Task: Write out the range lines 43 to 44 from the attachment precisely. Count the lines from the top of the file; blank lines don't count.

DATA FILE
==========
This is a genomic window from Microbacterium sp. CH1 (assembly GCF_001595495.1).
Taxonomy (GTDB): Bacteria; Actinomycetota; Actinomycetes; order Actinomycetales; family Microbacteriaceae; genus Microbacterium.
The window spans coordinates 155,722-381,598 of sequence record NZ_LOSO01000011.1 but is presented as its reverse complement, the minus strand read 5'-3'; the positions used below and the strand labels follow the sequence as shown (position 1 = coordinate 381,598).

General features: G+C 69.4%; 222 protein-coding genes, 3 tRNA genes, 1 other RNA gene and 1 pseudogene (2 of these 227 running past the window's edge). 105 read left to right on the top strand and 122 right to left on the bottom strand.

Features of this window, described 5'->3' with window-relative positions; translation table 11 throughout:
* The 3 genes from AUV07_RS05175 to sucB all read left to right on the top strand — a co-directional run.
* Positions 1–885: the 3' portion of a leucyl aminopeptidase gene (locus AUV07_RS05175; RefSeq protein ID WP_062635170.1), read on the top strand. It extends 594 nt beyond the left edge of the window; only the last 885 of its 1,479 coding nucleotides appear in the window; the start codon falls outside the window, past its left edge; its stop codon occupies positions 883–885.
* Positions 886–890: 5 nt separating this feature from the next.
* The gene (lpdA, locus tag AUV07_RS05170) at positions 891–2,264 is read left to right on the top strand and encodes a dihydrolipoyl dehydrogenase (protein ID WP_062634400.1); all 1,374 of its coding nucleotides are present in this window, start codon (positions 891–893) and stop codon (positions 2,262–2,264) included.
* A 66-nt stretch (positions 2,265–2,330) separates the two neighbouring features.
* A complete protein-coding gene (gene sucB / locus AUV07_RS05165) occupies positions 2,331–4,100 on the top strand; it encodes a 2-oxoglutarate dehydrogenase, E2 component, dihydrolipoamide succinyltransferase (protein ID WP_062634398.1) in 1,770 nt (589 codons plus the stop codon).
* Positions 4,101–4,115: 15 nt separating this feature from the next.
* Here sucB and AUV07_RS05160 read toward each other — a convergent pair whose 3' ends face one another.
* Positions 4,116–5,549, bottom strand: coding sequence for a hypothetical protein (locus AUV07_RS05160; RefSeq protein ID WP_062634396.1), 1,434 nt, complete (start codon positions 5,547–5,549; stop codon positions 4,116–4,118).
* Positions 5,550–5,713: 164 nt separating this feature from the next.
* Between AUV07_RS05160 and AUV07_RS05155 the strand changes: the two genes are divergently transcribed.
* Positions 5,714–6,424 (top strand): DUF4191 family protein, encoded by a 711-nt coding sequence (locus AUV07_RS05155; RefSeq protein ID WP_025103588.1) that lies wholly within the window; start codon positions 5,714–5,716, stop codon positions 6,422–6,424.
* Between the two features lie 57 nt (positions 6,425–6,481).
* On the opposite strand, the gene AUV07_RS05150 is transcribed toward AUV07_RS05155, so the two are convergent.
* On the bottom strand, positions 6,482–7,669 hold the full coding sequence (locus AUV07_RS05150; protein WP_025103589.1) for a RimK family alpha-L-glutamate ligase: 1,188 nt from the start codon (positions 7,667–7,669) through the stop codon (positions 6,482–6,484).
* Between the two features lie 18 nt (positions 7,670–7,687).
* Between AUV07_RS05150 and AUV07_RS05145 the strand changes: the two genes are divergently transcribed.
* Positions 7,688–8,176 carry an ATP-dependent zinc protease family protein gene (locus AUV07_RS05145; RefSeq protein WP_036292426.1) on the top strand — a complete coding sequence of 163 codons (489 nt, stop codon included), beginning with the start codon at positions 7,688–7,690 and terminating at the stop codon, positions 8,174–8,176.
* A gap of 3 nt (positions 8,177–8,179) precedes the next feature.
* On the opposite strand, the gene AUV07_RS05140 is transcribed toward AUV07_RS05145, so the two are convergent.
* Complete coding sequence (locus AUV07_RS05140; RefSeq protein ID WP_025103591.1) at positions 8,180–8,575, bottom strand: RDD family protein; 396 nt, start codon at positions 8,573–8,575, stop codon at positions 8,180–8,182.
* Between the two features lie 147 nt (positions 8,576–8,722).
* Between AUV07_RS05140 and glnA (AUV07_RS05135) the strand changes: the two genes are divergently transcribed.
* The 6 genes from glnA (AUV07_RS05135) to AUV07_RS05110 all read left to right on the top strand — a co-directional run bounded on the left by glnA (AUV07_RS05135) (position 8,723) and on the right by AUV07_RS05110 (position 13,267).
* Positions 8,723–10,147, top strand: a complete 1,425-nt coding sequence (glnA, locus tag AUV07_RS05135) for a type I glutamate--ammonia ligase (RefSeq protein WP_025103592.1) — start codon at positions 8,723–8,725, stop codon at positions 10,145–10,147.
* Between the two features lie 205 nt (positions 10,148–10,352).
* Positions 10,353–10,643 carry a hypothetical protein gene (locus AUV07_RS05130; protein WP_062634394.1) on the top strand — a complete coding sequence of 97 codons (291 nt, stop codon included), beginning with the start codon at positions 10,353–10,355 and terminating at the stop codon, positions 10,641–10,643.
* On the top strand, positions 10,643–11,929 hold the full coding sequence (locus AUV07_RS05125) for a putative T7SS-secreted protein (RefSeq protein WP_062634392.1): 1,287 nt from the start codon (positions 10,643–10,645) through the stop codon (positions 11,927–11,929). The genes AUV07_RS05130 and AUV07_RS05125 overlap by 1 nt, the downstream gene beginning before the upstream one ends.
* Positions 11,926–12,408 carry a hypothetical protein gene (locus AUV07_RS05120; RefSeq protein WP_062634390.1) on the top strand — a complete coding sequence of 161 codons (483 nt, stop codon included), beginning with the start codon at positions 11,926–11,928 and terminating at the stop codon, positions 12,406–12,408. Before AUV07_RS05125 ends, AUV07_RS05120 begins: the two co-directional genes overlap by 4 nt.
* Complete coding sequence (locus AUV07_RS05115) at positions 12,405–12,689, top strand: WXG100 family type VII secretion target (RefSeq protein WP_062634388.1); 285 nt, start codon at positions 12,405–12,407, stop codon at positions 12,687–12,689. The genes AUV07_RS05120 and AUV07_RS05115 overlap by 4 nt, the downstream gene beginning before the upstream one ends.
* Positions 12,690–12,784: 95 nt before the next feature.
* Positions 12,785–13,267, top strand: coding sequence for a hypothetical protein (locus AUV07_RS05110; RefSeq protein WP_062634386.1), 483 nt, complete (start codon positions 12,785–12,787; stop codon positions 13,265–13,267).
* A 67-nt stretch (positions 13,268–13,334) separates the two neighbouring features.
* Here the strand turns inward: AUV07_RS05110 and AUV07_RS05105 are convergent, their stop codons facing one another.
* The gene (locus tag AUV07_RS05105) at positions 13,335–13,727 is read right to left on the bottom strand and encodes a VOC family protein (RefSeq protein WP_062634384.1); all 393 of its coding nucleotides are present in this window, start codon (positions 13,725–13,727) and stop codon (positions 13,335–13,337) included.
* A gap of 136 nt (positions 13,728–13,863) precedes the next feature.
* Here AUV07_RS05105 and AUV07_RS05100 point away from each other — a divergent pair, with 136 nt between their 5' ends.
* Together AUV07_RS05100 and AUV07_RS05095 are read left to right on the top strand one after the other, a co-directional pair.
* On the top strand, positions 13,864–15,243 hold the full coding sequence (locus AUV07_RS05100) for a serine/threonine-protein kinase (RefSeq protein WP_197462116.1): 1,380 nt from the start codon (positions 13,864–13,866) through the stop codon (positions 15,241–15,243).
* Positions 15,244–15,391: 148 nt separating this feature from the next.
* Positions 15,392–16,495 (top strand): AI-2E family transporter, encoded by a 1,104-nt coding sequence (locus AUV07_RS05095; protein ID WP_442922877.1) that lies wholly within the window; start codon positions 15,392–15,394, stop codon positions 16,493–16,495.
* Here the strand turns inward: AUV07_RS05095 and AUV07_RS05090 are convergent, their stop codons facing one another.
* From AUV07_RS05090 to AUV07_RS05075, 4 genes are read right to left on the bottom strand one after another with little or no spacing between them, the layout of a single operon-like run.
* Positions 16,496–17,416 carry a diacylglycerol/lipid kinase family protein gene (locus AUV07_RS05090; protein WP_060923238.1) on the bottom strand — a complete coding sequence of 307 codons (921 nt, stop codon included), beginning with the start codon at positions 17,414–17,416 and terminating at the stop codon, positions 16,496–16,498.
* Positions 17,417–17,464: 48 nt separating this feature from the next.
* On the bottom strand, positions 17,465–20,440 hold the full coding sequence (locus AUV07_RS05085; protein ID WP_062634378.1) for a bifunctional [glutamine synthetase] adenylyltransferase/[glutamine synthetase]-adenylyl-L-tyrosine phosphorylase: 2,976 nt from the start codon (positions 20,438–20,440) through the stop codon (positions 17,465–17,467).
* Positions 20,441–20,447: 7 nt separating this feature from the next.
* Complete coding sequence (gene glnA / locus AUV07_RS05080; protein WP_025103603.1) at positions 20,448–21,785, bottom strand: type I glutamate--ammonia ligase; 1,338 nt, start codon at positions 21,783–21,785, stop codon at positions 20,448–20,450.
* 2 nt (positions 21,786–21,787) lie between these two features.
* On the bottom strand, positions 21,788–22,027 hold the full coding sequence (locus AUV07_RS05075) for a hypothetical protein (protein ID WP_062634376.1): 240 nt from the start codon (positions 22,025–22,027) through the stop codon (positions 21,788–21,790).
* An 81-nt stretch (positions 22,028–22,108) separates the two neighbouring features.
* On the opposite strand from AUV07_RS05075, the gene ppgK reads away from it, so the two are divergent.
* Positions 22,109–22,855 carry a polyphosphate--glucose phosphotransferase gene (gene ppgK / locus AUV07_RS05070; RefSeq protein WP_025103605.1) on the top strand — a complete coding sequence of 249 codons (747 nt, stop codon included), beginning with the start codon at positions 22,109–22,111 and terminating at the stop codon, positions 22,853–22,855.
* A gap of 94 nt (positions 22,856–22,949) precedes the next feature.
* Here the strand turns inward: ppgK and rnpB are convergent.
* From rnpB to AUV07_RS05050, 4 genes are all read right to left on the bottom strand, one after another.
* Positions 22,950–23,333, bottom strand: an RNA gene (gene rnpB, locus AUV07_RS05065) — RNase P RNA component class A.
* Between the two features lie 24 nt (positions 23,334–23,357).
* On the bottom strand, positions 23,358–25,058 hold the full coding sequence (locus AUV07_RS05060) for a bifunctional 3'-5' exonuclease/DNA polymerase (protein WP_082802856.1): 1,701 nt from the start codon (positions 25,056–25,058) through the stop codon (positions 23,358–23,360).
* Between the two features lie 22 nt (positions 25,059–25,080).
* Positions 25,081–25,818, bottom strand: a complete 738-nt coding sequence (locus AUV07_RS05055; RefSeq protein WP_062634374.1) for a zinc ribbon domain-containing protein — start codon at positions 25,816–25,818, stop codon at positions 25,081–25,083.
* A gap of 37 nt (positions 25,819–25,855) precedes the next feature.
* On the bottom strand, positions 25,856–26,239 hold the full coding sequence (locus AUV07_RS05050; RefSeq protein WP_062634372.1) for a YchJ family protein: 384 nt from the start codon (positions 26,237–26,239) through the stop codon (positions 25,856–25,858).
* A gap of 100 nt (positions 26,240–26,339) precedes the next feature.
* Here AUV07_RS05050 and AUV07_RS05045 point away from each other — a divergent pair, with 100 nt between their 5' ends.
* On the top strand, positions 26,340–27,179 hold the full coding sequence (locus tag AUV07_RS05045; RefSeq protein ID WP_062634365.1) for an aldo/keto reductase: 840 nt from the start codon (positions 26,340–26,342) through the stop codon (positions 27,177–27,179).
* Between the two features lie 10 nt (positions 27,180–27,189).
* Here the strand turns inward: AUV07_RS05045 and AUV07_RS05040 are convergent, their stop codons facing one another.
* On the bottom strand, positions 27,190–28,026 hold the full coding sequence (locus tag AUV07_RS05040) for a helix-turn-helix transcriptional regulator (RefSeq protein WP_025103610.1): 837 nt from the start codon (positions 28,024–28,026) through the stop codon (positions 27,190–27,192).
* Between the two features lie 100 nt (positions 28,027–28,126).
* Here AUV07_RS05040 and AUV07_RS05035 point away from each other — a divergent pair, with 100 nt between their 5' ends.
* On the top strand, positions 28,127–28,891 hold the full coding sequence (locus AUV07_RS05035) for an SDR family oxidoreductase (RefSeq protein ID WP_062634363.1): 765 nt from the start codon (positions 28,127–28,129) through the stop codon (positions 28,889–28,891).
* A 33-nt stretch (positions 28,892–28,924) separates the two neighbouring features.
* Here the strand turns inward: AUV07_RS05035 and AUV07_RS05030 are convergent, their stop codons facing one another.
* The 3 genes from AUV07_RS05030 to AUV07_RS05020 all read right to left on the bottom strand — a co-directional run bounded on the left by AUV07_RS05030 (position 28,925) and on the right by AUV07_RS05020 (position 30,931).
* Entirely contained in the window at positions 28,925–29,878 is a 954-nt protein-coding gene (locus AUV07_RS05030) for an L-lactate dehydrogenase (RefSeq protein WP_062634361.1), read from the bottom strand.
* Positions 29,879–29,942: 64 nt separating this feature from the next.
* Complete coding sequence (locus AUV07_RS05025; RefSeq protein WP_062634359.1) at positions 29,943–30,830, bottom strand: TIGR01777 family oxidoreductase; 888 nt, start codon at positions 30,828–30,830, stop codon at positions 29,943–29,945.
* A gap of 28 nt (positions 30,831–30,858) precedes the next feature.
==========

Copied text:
* Together AUV07_RS05100 and AUV07_RS05095 are read left to right on the top strand one after the other, a co-directional pair.
* On the top strand, positions 13,864–15,243 hold the full coding sequence (locus AUV07_RS05100) for a serine/threonine-protein kinase (RefSeq protein WP_197462116.1): 1,380 nt from the start codon (positions 13,864–13,866) through the stop codon (positions 15,241–15,243).